Jul 4, 2013 at 1:20 pm #1304967
I have two hammocks, both made of 1.1 nylon ripstop or thereabouts. Very light, but I'm not liking the stretch too much. Is there a lower stretch material of a similar weight (not cuben)?Jul 5, 2013 at 11:48 am #2002727
Brian ReymanBPL Member
@breymanLocale: Rocky Mountains
There aren't many other options that are going to give you the strength, durability, etc. as 1.1 ripstop for the same weight. Doubling up – or going with a 1.7 or 1.9 will certainly reduce the stretch but at an obvious weight penalty.
Is there a reason you don't like the slight stretch? I personally find it cradles me in the hammock a bit more comfortably.Jul 6, 2013 at 2:05 pm #2003082
Ryan SmithBPL Member
Some folks have had good luck with polyester, although it's tough to find in that low weight.
RyanJul 12, 2013 at 10:37 am #2005223
It feels more than "slight" to me. I'm 170 lbs, so not svelte, but not pushing the weight limit either. I haven't tried heavier fabrics at all and am wondering how comfortable they might be.Jul 12, 2013 at 11:29 am #2005245
I found these last night: http://www.dplightweightbackpackinggear.com/dp-bedroom.html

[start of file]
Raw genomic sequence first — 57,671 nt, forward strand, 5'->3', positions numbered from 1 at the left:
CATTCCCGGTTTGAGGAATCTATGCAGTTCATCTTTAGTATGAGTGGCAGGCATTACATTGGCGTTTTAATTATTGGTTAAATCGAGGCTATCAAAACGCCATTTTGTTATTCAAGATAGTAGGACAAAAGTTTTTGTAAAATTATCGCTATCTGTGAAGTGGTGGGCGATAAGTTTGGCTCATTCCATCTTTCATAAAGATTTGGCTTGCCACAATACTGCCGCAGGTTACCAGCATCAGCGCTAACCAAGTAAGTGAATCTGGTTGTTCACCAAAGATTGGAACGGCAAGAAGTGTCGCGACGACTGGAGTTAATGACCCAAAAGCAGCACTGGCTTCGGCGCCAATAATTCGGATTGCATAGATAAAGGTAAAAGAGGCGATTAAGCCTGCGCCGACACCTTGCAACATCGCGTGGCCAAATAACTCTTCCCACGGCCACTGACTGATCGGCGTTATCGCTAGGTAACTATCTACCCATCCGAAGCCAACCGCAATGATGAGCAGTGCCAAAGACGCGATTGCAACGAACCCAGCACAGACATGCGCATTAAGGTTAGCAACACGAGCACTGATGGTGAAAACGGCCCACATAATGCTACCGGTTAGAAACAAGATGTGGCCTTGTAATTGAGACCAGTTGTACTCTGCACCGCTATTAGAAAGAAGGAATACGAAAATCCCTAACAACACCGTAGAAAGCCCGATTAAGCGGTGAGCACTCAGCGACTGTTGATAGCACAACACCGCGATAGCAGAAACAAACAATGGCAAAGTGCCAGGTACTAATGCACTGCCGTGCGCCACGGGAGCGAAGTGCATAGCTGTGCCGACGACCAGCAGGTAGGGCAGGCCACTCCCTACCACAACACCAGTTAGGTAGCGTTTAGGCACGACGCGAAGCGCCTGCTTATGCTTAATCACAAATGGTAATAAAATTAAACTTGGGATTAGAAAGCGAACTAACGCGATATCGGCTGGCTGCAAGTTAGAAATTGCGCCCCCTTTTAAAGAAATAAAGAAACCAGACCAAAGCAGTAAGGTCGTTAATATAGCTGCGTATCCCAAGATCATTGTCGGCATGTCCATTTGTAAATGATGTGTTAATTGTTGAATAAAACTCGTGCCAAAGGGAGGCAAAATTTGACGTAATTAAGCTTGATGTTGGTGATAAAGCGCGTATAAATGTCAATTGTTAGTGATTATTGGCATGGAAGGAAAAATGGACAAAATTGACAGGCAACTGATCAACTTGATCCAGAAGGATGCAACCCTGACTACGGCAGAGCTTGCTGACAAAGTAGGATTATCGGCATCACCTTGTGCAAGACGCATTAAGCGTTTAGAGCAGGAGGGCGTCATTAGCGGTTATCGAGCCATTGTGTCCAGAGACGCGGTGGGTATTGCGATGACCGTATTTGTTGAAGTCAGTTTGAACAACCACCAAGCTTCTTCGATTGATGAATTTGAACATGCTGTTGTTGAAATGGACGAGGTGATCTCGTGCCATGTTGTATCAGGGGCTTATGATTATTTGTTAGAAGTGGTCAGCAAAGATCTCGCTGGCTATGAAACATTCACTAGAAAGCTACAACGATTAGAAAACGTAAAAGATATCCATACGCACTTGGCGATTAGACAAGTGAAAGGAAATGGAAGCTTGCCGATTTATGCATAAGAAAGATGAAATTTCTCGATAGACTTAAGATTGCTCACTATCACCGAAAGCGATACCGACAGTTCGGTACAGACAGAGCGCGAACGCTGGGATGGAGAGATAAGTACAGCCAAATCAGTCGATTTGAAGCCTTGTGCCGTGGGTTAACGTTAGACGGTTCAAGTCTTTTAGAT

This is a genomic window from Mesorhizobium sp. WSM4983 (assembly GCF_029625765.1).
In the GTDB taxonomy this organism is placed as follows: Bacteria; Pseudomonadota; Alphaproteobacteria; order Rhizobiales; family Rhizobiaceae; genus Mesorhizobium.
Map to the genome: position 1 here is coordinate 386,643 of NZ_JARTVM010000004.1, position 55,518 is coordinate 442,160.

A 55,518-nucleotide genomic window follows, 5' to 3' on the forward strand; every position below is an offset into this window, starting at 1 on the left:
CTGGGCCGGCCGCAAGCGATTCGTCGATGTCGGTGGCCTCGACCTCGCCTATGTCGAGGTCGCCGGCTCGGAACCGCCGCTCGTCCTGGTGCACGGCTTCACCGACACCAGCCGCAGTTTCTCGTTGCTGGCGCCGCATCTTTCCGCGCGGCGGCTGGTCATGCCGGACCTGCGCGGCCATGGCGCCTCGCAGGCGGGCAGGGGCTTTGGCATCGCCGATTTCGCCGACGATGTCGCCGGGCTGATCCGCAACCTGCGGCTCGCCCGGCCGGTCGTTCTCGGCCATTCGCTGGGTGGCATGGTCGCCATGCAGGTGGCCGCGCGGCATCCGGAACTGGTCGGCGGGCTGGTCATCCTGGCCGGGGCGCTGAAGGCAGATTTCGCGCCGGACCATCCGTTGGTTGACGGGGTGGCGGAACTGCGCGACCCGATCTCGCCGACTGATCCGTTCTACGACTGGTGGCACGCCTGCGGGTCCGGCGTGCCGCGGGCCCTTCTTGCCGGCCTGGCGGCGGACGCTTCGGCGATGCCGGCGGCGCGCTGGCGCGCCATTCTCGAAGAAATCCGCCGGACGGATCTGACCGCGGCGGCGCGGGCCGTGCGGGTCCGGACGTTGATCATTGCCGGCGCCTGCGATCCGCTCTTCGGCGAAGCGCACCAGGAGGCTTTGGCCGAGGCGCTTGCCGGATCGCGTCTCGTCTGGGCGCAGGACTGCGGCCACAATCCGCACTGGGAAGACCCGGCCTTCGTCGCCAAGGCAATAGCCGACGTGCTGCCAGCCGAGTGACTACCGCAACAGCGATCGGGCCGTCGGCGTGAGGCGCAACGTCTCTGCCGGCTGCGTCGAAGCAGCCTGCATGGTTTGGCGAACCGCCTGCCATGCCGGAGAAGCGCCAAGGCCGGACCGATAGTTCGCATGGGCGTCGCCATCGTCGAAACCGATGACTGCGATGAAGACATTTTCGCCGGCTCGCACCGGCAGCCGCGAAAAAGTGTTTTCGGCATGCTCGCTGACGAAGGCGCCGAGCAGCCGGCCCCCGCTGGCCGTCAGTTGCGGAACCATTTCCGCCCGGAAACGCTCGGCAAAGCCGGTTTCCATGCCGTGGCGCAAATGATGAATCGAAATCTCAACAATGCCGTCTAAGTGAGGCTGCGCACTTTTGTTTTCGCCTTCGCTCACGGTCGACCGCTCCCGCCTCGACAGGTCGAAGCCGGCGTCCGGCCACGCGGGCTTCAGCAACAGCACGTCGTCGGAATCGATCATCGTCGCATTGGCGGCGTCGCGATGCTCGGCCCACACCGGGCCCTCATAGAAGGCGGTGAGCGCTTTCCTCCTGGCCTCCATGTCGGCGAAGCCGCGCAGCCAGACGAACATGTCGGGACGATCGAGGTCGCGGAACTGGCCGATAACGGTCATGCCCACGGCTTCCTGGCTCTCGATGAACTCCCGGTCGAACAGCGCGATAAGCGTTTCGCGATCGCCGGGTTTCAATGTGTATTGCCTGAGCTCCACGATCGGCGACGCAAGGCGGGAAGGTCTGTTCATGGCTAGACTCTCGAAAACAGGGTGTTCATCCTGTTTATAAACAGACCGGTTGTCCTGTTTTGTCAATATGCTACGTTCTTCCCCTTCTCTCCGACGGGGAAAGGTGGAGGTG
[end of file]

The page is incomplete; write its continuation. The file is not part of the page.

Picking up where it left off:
The single layer claimed weight is <6 oz with low/no stretch. I wonder if it is spinnaker? It does say it is noisy when new. No, vendor claims otherwise on HF: https://www.hammockforums.net/forum/showpost.php?p=512709&postcount=8
It claims to be waterproof though, which means it probably acts as a vapor barrier, or close to it as well.
Reading more on spinnaker, it seems like just a type of nylon? I'm unclear whether it would stretch much or not.Jul 15, 2013 at 4:56 pm #2006421
Matthew PerryBPL Member
spelt!, I would research this vendor (and his outlandish performance claims) on HF a bit more if I were you, before committing to buying. Just my two cents.
MattJul 15, 2013 at 5:40 pm #2006440
Eric LundquistBPL Member
@cobbermanLocale: Northern Colorado
I'm kinda in the same situation. I have a double 1.1 layer hammock which does not stretch from what I can tell. I also have a Grand Trunk Nano 7 which I think stretches way too much. I've recently bought some 1.6oz/sqyd (40d) ripstop from DIY Gear Supply and plan on making a simple gathered end hammock with that material. Most of the cottage vendors only have 1.1 and 1.9 so I saw this as a reasonable compromise. I'll let you know in a couple of weeks what the results are.Jul 26, 2013 at 9:45 am #2009719
Thanks, Matthew. I haven't made any rash decisions. Just constantly looking to improve my sleep. :)
Eric, any update on your project? I've been experimenting with a longer ridgeline to decrease the initial amount of sag. It's an improvement but I haven't found the sweet spot yet.Jul 30, 2013 at 5:15 pm #2011013
I'm 240 and just got back from using a DIY 1.6 oz gathered end on a week long AT section hike ….. Loved it.Aug 3, 2013 at 6:46 pm #2012088
Troy AmmonsBPL Member
Try a double 1.1.
Thats the only thing that works for me but I have been thinking about trying a double M50.